My flock runs together during the day and sleeps in a main coop at night, which works out surprisingly well. However, as spring drew closer, I started to worry about safety as birds start thinking about brooding and raising their young. A friend had a terrible experience last year when her turkey built a nest in her hedgerow and was taken by a coyote. Not wanting the same thing to happen to mine, I devised a plan to keep her safe: a hoop house.
I already had some hog panels and was assured by many people that they are far too stiff to bend into a hoop. I decided to try it anyway. I found them actually quite easy to bend over, with the help of ratchet tie-downs. Even considering the initial cost of the panels, I was able to build the entire thing for under $100. It is 10x12, so 120 sq. ft of "floor space", yet tall enough that I, at 5'4" can stand up inside without bumping my head.
I laid out the 3 panels and lined them up on my 12' board (this is when I discovered that my panels are actually 52", rather than exactly 4' tall. For the second hoop coop, I plan to buy 14' boards and cut them off when all 3 panels are laid side by side, rather than having the overlap there is on this one).
Secure the panels to the boards. I used fence staples but then started to have reservations about their true ability to hold the weight under stress, so I also used metal strapping in the corners and at all overlap points.
Using 14 gauge wire, I tied the panels together every few feet. Not much to photograph there.
This was the only step I for which I needed DH's help. A girlfriend of mine actually did this on her own but I was too afraid of it getting away from me so I asked for help. With the ratchet tie-down fastened on one side, DH lifted up the 12' board with the 3 panels attached, while I pulled on the tie down, to pull it into a hoop shape. Once I had my end on the ground, I tied off the tie-down to the opposite board, to hold the hoop shape, to allow me to leisurely affix the end boards of the rectangular frame. Initially the end boards were secured with 3 screws apiece. I later bolstered the strength of the corners by taking another piece of metal strapping, bending it into an "L" shape, and screwing one side of each "L" to each side of the corner.
Create framework for the non-opening end. DH, who is an engineer, assured me an A-Frame design was the strongest, so, using 2x4's, I carefully cut them at an angle to meet at the top. I then secured the bottoms to the inside of the frame. The tops feed through openings in the panel.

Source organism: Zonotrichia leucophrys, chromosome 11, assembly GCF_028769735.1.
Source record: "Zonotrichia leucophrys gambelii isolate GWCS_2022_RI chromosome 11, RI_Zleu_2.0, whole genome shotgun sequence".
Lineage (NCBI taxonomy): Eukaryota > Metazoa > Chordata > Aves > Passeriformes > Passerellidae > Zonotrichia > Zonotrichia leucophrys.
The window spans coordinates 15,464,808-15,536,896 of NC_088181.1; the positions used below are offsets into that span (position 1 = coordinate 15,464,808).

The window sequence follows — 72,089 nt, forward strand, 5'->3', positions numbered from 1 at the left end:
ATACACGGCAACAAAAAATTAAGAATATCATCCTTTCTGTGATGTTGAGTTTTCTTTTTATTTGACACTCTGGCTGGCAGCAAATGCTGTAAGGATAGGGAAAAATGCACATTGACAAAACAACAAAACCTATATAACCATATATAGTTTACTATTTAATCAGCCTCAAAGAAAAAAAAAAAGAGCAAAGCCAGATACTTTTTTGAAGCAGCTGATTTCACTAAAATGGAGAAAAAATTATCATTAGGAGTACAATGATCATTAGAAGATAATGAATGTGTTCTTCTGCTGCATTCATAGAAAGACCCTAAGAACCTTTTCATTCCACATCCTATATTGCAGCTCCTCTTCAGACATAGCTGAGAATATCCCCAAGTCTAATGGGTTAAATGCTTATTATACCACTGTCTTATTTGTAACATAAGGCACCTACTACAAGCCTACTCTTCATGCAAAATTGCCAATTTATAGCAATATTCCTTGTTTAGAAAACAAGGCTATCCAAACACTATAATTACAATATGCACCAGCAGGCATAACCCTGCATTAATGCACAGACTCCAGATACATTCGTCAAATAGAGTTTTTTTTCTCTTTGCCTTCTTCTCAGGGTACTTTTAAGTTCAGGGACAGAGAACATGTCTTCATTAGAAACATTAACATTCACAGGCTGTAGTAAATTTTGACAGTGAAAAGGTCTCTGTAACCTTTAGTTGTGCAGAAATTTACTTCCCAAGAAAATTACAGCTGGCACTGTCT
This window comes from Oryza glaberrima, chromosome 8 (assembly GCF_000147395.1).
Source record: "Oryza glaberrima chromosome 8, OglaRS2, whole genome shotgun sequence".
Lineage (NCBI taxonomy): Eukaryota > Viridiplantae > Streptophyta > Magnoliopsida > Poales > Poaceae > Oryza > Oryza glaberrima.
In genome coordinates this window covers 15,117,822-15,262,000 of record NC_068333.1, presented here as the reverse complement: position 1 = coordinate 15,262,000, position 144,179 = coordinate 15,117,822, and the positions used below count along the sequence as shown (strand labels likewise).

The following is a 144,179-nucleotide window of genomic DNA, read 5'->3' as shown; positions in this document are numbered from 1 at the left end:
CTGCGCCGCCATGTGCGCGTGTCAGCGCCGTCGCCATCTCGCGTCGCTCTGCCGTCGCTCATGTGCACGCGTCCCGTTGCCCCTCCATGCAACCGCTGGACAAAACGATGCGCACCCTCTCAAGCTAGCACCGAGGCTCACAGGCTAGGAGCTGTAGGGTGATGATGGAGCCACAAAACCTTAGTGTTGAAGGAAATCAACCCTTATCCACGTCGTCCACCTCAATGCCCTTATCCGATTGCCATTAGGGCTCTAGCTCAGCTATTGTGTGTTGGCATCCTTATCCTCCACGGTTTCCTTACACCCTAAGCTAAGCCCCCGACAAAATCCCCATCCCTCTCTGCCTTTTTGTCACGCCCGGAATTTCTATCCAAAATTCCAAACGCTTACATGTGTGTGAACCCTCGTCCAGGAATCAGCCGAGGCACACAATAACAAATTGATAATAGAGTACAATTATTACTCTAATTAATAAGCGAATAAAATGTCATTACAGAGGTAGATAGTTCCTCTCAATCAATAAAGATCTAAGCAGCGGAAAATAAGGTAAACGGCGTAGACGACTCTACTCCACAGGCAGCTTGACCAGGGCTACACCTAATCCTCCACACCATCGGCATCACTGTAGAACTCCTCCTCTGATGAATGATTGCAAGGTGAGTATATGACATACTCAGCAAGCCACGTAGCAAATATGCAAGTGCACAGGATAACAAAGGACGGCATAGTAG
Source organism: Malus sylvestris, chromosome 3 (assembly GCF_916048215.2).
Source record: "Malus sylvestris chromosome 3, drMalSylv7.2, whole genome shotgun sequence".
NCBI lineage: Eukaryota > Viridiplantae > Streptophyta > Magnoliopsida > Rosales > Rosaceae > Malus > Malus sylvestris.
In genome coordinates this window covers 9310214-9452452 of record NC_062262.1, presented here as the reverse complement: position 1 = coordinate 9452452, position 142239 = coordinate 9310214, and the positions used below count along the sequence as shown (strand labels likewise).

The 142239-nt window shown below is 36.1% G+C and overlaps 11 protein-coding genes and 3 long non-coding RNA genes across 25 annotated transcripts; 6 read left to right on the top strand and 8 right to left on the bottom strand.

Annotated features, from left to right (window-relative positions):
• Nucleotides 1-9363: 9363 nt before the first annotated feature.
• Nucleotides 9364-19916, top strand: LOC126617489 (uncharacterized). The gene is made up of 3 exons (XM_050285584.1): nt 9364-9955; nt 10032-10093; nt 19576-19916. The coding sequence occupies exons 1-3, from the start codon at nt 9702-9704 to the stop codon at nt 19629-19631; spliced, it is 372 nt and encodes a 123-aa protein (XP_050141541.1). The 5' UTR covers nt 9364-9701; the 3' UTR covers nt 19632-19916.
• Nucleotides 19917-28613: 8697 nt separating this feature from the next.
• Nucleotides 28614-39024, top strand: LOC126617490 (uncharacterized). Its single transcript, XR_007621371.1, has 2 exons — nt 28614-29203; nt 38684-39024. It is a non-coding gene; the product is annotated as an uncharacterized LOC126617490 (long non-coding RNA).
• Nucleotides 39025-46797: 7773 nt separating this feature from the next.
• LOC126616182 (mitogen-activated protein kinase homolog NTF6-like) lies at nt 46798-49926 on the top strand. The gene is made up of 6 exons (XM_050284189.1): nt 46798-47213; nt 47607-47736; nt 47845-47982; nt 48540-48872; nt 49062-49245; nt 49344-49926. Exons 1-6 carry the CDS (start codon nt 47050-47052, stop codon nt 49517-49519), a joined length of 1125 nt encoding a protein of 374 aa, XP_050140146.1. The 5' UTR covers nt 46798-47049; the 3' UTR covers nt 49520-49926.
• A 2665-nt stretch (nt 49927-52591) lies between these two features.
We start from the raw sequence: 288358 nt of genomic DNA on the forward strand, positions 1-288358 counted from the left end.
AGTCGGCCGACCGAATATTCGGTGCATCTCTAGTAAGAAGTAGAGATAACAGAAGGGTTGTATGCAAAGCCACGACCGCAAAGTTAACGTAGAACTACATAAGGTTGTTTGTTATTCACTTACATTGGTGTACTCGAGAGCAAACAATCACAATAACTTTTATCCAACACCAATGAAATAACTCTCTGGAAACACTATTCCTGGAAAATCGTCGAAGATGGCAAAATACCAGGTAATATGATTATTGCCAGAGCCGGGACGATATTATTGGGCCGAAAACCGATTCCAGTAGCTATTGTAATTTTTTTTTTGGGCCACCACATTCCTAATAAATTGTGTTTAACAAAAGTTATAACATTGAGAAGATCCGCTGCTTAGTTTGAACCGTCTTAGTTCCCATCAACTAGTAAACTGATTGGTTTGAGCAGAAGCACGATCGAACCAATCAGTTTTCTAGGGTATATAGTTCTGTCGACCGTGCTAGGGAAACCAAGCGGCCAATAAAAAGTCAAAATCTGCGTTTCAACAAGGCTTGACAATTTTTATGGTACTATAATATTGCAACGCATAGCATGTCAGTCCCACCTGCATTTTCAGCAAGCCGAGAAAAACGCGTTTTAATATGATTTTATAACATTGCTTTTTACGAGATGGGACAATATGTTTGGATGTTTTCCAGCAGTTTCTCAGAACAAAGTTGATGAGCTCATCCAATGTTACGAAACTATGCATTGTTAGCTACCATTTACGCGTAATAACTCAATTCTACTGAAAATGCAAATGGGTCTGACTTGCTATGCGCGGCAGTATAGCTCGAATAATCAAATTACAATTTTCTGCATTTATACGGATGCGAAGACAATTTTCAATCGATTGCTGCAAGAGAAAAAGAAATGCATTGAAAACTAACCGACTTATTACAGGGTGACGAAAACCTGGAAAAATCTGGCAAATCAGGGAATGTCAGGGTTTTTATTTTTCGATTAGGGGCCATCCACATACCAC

Cut two lengths of 3' tall 2x4 welded wire and staple it to the bottom frame and the A-Frame supports, to create the end wall. I secured it to the panels with more wire. While zip ties are easier and faster, they wear out in the sun. I am hoping that by using wire, I won't have to "re-do" this every couple of years.
Create the framework for the front. The previous owners of our property left a lot of scrap lumber lying around when they left. I decided to pillage some of that since I did not need full 8' lengths and it was a good use of some otherwise hard to use lengths of lumber. One had a charred end due to being in a burn pile at some point. Oh well - gives it character. The two vertical pieces are attached to the bottom of the frame on the outside. The horizontal runs through an opening on either side of the panels, and is then screwed to the verticals.
Use 2x4 welded wire to cover the front openings except where the gate will be.
Create the gate. I was nervous to do this as I've never made a door/gate before but it was surprisingly easy. I used 2x2 lumber and cut it to fit. The height of the door opening allowed me to create the entire gate from only two lengths of 2x2. The pieces I cut off the verticals were wide enough to do the horizontals, and the small pieces I had to cut off the horizontals became the triangulation. I had the hinges left over from a previous project and attached the gate so that it opens fully and rests against the outside front wall. I then used a latch to make sure it is able to be locked closed.
Attach a tarp. I bought one of the more expensive tarps that has the reflective silver on one side, because we get very hot temperatures here and I figured it would help keep it cool. I tied it down with tarp straps. At 99c apiece they were far more expensive than zip ties but will allow me to take it on and off more easily. The tarp is 10x12 and the 12' length runs down the 12' length of the coop. I wanted to leave enough on each side for them to see out and get air flow.
So there you have it - how to build a hoop house in 10 easy steps, even if you are a petite woman with limited building skills
Oh - on the inside I added a dog house for them to nest in and roost on, and set a feeder and waterer on the ground - the waterer in a corner so it can't be knocked over, and the feeder in the middle where it is protected from rain blowing in from any direction. It would also be easy to hang a feeder from the panels, and to make the waterer fillable from the outside, if necessary. The turkeys have spent a week in it already and the hen started to lay a few days ago. The hen in particular wasn't happy with the confinement, being used to far greater freedom but - she is safe and that is what matters to me right now.